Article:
He finished school at 18 and still hadn’t decided what his future had in store, but after an interesting turn of events, it was clear Luke McShane was destined to be a nurse.
Luke said while he wasn’t sure which career path to take, he decided on a gap year within the Royal Australian Air Force and it was there he took an interest in nursing.
“As part of my training I was posted to the Expeditionary Health Squadron and was based at a military hospital in NSW,” Luke said.
By the end of that year he had enrolled into a Bachelor of Nursing and secured a job at Cabrini as an orderly and then as a ward assistant in ED. He never imagined 10 years later he’d still be at Cabrini Malvern.
As part of Patient Experience Week, a nationally recognised week designed to celebrate all healthcare staff and acknowledge staff who go above and beyond for their patients, we spoke to Luke about his role at Cabrini and the importance of this week.
Luke spent part of his graduate year working in Cabrini’s Coronary Care Unit and Day Procedure Centre, followed by three years on 4 North.
“After a while I wanted to be part of their theatre journey,” he said.
For the past four years Luke has worked in main theatre as an anaesthetics/PACU nurse and said what he loved most was the diversity in the role.
“It can at times be a challenging environment that requires teamwork and it’s unique in the sense that you have a good relationship with the nursing, allied and medical staff. It’s also a varied and dynamic patient mix.”
When talking about Patient Experience Week, the 29-year-old said most healthcare professionals did the work they did because they cared about their patients.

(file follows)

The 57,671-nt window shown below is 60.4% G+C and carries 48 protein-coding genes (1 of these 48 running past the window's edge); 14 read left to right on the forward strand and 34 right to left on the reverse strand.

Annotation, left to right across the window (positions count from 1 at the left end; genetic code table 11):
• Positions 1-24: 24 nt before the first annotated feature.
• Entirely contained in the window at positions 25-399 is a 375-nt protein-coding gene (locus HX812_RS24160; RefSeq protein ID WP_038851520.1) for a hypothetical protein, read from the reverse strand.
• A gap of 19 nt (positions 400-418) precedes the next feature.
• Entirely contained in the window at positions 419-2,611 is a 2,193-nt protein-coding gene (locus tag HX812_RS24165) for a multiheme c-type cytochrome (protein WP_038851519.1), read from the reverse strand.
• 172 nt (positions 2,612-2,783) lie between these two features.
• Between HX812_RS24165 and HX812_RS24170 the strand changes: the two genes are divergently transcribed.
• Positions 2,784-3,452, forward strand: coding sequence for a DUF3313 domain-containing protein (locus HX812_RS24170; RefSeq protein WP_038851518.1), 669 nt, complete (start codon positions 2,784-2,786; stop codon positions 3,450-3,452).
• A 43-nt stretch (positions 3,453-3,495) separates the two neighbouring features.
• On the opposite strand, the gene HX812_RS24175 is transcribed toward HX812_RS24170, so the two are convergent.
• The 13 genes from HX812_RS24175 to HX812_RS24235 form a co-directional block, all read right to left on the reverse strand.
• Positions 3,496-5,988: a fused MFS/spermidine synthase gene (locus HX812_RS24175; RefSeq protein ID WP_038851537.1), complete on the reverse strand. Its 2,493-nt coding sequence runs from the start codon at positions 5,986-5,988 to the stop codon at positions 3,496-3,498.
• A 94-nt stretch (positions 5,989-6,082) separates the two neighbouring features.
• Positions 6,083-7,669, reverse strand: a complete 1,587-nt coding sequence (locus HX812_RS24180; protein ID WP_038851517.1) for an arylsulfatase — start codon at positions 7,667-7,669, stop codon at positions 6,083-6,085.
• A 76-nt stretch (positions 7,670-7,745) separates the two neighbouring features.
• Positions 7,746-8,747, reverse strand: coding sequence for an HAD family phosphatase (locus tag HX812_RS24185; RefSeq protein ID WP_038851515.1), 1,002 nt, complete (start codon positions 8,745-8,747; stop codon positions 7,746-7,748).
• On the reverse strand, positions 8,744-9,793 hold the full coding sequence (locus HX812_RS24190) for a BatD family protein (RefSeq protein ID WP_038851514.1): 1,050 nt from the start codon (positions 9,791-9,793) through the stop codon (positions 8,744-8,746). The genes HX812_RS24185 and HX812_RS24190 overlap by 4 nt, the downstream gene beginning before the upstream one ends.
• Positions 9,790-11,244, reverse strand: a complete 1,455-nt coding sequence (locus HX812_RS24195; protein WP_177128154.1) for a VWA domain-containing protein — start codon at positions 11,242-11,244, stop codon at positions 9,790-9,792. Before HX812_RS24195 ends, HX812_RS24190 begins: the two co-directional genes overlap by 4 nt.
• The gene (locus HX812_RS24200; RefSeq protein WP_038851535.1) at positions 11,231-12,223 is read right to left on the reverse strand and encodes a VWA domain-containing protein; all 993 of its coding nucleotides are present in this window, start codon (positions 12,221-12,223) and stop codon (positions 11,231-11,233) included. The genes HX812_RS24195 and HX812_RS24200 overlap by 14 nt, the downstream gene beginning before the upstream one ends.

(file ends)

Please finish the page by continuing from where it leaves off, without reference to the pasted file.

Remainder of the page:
“We don’t do it for the recognition or the acknowledgement, it’s for the benefit of the patient,” he said.
“In saying that, it’s nice for the hospital to formally acknowledge the staff who are an integral part of the patient journey.”
During Victoria’s lockdown late last year, Luke – who has a passion for singing – was asked by his unit manager if he would perform for patients as a way to lift everyone’s spirits. He didn’t hesitate.
He and fellow nurse, Lizzie Gorman, sang a few songs for staff and patients as a way to bring everyone together.
“It was a way to share some joy with the patients, some of who had been in hospital for two months without seeing their family and friends,” Luke said.
“I feel really privileged to work in an organisation that places patients at the centre of everything we do. I feel the staff have a good sense of our purpose as an organisation and I believe in Cabrini’s mission.
“It’s often said there’s something special about Cabrini, and I agree.”